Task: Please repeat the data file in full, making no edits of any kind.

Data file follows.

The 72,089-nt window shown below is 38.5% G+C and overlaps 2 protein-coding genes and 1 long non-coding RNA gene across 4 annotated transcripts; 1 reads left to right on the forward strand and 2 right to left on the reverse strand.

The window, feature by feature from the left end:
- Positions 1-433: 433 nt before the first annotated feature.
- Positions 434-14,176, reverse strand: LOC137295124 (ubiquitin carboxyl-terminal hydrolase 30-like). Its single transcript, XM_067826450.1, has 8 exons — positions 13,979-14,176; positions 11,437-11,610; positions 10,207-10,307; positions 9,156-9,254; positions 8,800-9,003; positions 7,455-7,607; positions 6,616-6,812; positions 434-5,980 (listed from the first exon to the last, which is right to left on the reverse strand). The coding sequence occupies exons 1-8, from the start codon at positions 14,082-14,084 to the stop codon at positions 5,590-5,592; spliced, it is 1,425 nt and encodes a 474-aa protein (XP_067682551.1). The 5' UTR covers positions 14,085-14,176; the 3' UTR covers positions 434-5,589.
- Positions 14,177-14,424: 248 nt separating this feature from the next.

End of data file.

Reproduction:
The 72,089-nt window shown below is 38.5% G+C and overlaps 2 protein-coding genes and 1 long non-coding RNA gene across 4 annotated transcripts; 1 reads left to right on the forward strand and 2 right to left on the reverse strand.

The window, feature by feature from the left end:
- Positions 1-433: 433 nt before the first annotated feature.
- Positions 434-14,176, reverse strand: LOC137295124 (ubiquitin carboxyl-terminal hydrolase 30-like). Its single transcript, XM_067826450.1, has 8 exons — positions 13,979-14,176; positions 11,437-11,610; positions 10,207-10,307; positions 9,156-9,254; positions 8,800-9,003; positions 7,455-7,607; positions 6,616-6,812; positions 434-5,980 (listed from the first exon to the last, which is right to left on the reverse strand). The coding sequence occupies exons 1-8, from the start codon at positions 14,082-14,084 to the stop codon at positions 5,590-5,592; spliced, it is 1,425 nt and encodes a 474-aa protein (XP_067682551.1). The 5' UTR covers positions 14,085-14,176; the 3' UTR covers positions 434-5,589.
- Positions 14,177-14,424: 248 nt separating this feature from the next.